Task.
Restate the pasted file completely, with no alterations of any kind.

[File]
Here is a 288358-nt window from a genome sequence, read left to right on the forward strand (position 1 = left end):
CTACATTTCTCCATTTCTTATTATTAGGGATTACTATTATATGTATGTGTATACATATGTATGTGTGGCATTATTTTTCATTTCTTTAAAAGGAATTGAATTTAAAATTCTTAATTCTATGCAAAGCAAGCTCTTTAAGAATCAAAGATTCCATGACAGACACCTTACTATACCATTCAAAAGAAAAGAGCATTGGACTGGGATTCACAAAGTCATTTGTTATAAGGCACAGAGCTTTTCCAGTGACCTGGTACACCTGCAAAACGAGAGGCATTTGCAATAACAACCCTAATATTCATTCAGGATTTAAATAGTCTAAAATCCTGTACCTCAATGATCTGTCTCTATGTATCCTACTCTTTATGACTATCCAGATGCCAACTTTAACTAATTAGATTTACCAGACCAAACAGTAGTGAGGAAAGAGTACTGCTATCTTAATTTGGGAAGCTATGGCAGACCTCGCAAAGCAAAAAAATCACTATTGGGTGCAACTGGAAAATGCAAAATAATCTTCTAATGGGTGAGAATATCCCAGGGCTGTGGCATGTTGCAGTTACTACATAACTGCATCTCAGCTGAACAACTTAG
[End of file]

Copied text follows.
Here is a 288358-nt window from a genome sequence, read left to right on the forward strand (position 1 = left end):
CTACATTTCTCCATTTCTTATTATTAGGGATTACTATTATATGTATGTGTATACATATGTATGTGTGGCATTATTTTTCATTTCTTTAAAAGGAATTGAATTTAAAATTCTTAATTCTATGCAAAGCAAGCTCTTTAAGAATCAAAGATTCCATGACAGACACCTTACTATACCATTCAAAAGAAAAGAGCATTGGACTGGGATTCACAAAGTCATTTGTTATAAGGCACAGAGCTTTTCCAGTGACCTGGTACACCTGCAAAACGAGAGGCATTTGCAATAACAACCCTAATATTCATTCAGGATTTAAATAGTCTAAAATCCTGTACCTCAATGATCTGTCTCTATGTATCCTACTCTTTATGACTATCCAGATGCCAACTTTAACTAATTAGATTTACCAGACCAAACAGTAGTGAGGAAAGAGTACTGCTATCTTAATTTGGGAAGCTATGGCAGACCTCGCAAAGCAAAAAAATCACTATTGGGTGCAACTGGAAAATGCAAAATAATCTTCTAATGGGTGAGAATATCCCAGGGCTGTGGCATGTTGCAGTTACTACATAACTGCATCTCAGCTGAACAACTTAG